Shotgun Reviews are an open forum where we invite the international art community to contribute timely, short-format responses to an exhibition or event. If you are interested in submitting a Shotgun Review, please click this link for more information. In this Shotgun Review, Sofia Villena Araya reviews En Plein Air: Music of Objective Romance at SFMOMA.
Jacolby Satterwhite, an African American artist well known for his virtual worlds of queer desire, presented a live performance at SFMOMA’s Gina and Stuart Peterson White Box Gallery on March 17 and 18, 2017. My particular account of this event highlights the incongruence of the museum’s conception of safety that disallowed the experimental and community-making aspects of the piece to fully unfold.
Friday, March 17, 10 p.m.: The waiting crowd is invited to take the elevator toward the gallery. At the entrance, a small sign warns that there will be smoke and blinking lights. Inside the gallery, the space feels like a dance club warming up; people are drinking and conversing.
Satterwhite, wearing a futurist black jacket, jumps on stage. People appear amused by the universe-like, immersive quality of the space, made possible by Satterwhite’s double presence in virtual reality and actual space, projections on the walls, the vibration of the electronic music, pinkish lights, and the dense smoke.
The artist’s improvisatory performance alternates dancing, DJing, and flirting with the audience. On the walls are large-scale projections of Satterwhite’s virtual worlds—a mix of imaginative and real spaces where performance, narrative, drawing, and 3D animation serve in the investigation of Blackness, queer pleasure, and memory, among others. Despite the large audience, only one pair of 3D glasses is available, through which the experience of moving inside these worlds is made visible to all. If the goal here is to communicate by way of one person to the next, this interaction is frustrated by the regulation and physical intervention of a guard.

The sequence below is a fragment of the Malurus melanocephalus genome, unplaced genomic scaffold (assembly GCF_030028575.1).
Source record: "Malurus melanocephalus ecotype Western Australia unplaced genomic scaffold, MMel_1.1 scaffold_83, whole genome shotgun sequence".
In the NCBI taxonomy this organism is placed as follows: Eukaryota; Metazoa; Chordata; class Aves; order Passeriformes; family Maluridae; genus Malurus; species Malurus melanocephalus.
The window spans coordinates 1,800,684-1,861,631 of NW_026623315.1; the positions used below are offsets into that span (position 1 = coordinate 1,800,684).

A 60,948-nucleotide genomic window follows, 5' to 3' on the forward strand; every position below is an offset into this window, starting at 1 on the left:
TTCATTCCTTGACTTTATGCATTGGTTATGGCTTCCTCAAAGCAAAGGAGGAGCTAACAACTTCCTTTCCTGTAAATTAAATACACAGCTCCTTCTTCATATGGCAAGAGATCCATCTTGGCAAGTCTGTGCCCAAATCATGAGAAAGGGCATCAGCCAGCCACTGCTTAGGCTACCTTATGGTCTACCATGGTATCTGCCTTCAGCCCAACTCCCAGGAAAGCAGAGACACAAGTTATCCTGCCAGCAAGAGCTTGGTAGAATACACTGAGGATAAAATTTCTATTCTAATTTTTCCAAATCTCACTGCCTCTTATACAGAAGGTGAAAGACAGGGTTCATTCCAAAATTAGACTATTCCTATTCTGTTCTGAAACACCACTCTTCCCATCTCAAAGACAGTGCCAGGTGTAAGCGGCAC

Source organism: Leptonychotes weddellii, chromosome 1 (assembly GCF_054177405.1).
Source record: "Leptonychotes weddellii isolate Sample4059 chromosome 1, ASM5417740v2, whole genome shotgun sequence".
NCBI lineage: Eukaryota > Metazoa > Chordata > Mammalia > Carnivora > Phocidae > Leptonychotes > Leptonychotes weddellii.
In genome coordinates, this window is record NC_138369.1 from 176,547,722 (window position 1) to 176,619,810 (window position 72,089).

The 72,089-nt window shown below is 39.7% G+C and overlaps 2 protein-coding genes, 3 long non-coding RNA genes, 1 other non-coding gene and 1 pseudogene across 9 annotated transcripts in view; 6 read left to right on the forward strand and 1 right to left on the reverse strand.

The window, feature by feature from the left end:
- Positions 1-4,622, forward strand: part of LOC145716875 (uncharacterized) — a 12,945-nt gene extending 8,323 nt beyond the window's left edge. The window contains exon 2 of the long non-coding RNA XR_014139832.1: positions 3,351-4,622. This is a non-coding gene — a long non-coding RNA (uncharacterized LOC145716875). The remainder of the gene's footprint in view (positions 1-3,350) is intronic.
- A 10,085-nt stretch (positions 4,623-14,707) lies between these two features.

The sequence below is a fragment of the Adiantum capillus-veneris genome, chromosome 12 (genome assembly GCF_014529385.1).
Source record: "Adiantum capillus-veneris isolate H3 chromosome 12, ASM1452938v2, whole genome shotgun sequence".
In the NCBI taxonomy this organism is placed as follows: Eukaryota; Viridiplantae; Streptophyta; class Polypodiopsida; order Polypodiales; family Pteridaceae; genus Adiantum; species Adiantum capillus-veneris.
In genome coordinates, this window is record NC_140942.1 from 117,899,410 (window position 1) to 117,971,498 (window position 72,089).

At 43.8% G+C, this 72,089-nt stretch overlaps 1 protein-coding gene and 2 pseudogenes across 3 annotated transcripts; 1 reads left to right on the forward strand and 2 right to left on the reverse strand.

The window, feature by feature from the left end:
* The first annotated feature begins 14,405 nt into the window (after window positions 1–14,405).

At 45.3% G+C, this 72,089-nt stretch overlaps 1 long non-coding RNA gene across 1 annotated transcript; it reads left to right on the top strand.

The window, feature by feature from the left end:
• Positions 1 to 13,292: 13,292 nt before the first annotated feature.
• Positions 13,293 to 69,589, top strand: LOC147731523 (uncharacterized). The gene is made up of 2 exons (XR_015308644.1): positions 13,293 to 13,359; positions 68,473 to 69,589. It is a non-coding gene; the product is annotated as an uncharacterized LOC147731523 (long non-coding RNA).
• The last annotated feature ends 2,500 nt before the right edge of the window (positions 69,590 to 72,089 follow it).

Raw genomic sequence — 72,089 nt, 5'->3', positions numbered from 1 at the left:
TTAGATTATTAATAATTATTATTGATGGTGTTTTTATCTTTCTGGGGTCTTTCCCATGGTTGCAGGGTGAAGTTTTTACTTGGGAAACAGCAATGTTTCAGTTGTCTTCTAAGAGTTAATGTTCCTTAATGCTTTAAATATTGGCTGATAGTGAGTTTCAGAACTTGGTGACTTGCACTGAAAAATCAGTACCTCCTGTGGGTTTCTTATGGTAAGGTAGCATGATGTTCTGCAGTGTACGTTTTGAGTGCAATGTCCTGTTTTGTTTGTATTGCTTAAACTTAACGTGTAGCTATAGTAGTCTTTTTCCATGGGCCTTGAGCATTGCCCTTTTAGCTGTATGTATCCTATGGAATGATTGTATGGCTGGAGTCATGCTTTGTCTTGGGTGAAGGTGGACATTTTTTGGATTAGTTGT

Satterwhite perceives that even though the music tempts people to dance, something limits this impulse. To break this shyness, the artist invites a White man to dance onstage with him. This seductive play between audience and artist is interrupted as one guard discreetly informs Satterwhite that the man needs to come down; soon after, two more guards remove the man aggressively, shouting throughout. The audience and artist stand disconcerted.
Although Satterwhite’s piece was a part of a performance series attempting to create “epic possibilities for the real world,” to quote the museum, the guards’ actions, even when understood as a measure of safety, appeared brutal and invasive, breaking the promise of a musical romance en plein air.
The question that I would like to put forward is: In what ways can SFMOMA negotiate a concept of safety between artists, guards, and audiences that would allow for more of an experimental relationality to emerge?
En Plein Air: Music of Objective Romance took place March 17–18, 2017.
Sofia Villena Araya is a Costa Rican artist based in San Francisco. Her present work is an exploration of the intersections between drawing and dance.